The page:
State Needs Stable Tax Policy to Keep, Grow Jobs

Issues & Policies

Stable, competitive and predictable tax policy—if Connecticut offers it, businesses will stay to keep and grow more good jobs here. Without that kind of tax policy, however, Connecticut stands to lose—in revenue, jobs and a healthy economic future.

That’s what executives from big and small companies throughout the state told a panel of state lawmakers in a State Fiscal Policy breakout session at Connecticut Business Day. The panel addressed both a wide range of specific tax policies and generally what Connecticut’s tax policy should be to help employers grow jobs.

What’s most important for lawmakers to understand, said business leaders, is that companies are competing actively and fiercely not only in this region, but throughout the United States and internationally. Critical decisions are being made every day on where to locate a business and they often hinge on what kind of tax environment a state can offer.

Right now, with certain tax proposals being proposed in the legislature, business leaders are not certain about Connecticut’s business tax policy.

Keys to success

Keys to a good tax environment, said business leaders, are a level playing field with other states, the removal of any barriers to tax competitiveness, and identifying ways to create a tax climate in which businesses can succeed.

But lawmakers in the session said that what they are seeing is that with Connecticut facing a $3.2 billion state budget deficit, “we’re not starting on an even plane—we have to turn this [budget crisis] around.” However, they are listening “very carefully” to businesses on corporate tax proposals and how they would impact employers. 

Tilting the playing field away from Connecticut is that while we are not alone in facing significant budget deficits, other states are avoiding tax increases in order to make them more competitive for jobs. Georgia, Florida and Indiana, for example, are actually reducing their business taxes.

And where Connecticut has a research and development tax credit to help the state grow jobs “organically,” said one tax specialist, we still fall short competitively. Other states offer a 100% credit; Connecticut’s is 70%.

Wrong turns

Misunderstandings about the economic impact of tax proposals this year could run Connecticut into economic harm.  

For example, a proposal to impose mandatory unitary reporting really won’t do what some lawmakers think it will for the state, said a business leader. Mandatory unitary directly impacts companies that have operations in many locations—such as economic-base industries, such as manufacturing, R&D, and headquarters companies that employ tens of thousands of state residents.

Mandatory unitary reporting is not really the tax revenue rain-maker lawmakers anticipate, said executives. In Maryland and Virginia, state revenues actually declined under the policy and those states are now retreating from it.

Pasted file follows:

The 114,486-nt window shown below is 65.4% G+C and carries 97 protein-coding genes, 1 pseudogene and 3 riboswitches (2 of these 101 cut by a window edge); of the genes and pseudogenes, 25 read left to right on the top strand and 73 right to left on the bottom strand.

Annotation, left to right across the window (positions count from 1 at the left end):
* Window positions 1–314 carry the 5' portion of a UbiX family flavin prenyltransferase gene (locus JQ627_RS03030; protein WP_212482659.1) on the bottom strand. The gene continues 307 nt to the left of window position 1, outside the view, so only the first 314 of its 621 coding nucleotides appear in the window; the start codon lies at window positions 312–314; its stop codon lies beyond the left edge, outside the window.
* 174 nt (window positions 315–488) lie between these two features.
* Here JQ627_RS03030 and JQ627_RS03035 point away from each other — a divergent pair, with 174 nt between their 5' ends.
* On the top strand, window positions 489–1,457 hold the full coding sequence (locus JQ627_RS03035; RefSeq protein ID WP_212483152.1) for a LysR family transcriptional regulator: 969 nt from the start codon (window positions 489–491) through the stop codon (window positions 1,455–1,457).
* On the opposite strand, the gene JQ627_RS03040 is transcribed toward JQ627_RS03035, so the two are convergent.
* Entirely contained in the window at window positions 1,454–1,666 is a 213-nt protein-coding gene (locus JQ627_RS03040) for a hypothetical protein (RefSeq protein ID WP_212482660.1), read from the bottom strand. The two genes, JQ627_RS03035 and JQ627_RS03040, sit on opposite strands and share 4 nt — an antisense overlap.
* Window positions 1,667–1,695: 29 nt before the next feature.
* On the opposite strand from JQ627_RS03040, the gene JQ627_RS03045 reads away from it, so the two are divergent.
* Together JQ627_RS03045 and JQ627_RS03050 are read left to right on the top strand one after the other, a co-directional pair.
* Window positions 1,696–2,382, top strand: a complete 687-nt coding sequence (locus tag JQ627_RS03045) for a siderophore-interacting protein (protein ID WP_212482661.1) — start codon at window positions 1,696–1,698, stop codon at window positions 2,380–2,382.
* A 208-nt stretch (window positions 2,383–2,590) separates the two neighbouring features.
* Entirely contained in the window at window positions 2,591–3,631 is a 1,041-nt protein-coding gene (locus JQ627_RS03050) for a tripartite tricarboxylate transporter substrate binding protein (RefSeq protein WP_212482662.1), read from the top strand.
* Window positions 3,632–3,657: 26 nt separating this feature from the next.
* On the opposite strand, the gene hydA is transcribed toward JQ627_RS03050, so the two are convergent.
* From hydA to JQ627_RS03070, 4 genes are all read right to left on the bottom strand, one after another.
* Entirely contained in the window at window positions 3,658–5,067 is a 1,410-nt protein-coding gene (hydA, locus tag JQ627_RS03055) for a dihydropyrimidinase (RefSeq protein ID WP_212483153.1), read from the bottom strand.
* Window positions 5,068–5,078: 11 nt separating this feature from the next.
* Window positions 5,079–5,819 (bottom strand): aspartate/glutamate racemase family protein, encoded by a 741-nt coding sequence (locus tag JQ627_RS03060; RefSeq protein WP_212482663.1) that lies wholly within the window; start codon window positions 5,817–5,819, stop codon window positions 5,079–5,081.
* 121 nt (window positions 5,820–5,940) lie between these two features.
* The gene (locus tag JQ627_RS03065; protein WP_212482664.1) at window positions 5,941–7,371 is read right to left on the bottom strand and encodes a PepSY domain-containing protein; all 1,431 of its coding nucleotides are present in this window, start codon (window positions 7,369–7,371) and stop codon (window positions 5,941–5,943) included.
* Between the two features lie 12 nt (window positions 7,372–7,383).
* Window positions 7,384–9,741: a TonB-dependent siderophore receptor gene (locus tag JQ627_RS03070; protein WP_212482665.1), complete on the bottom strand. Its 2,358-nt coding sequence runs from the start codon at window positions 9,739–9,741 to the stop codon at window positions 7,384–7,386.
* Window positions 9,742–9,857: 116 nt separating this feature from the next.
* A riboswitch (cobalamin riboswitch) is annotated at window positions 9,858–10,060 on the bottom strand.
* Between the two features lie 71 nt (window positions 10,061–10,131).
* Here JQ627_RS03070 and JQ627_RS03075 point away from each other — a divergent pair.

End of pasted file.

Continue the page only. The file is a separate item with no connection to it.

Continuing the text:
And while revenues could decline, costs are likely to rise under this major overhaul of Connecticut’s tax structure. It will increase business and government costs to administer, to comply with and to deal with potential litigation because every state that has instituted it implements the policy differently.

The throwback rule also could have a disproportionate impact on the small and midsize companies in Connecticut, said one business leader.

A similar proposal proposed by the governor will affect in-state manufacturers with sales activity outside the state. Under this rule, sales by Connecticut manufacturers into states that do not have a corporate income tax are added back into the company’s Connecticut tax calculations. 

Both the unitary proposal and the throwback rule reflect a flawed tax policy, said executives—because they both penalize companies just for doing business here.

And the uncertainty they create works against businesses large and small from being confident in Connecticut as a place to locate.

The consequences of uncertainty, said executives, is that on a daily basis companies are making decisions that will impact the company three, five and even 10 years into the future. They urged lawmakers to understand the full impact of tax proposals and how they could convince companies that other, lower-tax-cost locations would be more favorable.

Lawmakers participating in the discussion were Finance Committee co-chairs Sen. Eileen Daily (D-Westbrook) and Pat Widlitz (D-Guilford), and Ranking Member Sen. Andrew Roraback (R-Goshen); also, Appropriations Committee Ranking Member  Rep. Craig Miner (R-Litchfield).

Others participating were Sen. Scott Frantz (R-Riverside), Rep. Joe Aresimowicz (D-Berlin), Rep. Brian Becker (D-West Hartford), Rep. Betty Boukus (D-Plainville), Rep. Ernest Hewett (D-New London), Rep. Gail Lavielle (R-Wilton), Rep. Jason Rojas (D-East Hartford), Rep. Daniel Rovero (D-Dayville), Rep. Pam Sawyer (R-Bolton), Rep. Richard Smith (R-New Fairfield), and Rep. William Wadsworth (R-Farmington).

For more information, contact CBIA’s Bonnie Stewart at 860.244.1925 or


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